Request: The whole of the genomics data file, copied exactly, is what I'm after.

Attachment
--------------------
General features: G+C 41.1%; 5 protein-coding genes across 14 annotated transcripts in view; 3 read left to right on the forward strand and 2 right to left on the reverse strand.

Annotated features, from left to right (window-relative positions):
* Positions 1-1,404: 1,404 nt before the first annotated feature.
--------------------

General features: G+C 41.1%; 5 protein-coding genes across 14 annotated transcripts in view; 3 read left to right on the forward strand and 2 right to left on the reverse strand.

Annotated features, from left to right (window-relative positions):
* Positions 1-1,404: 1,404 nt before the first annotated feature.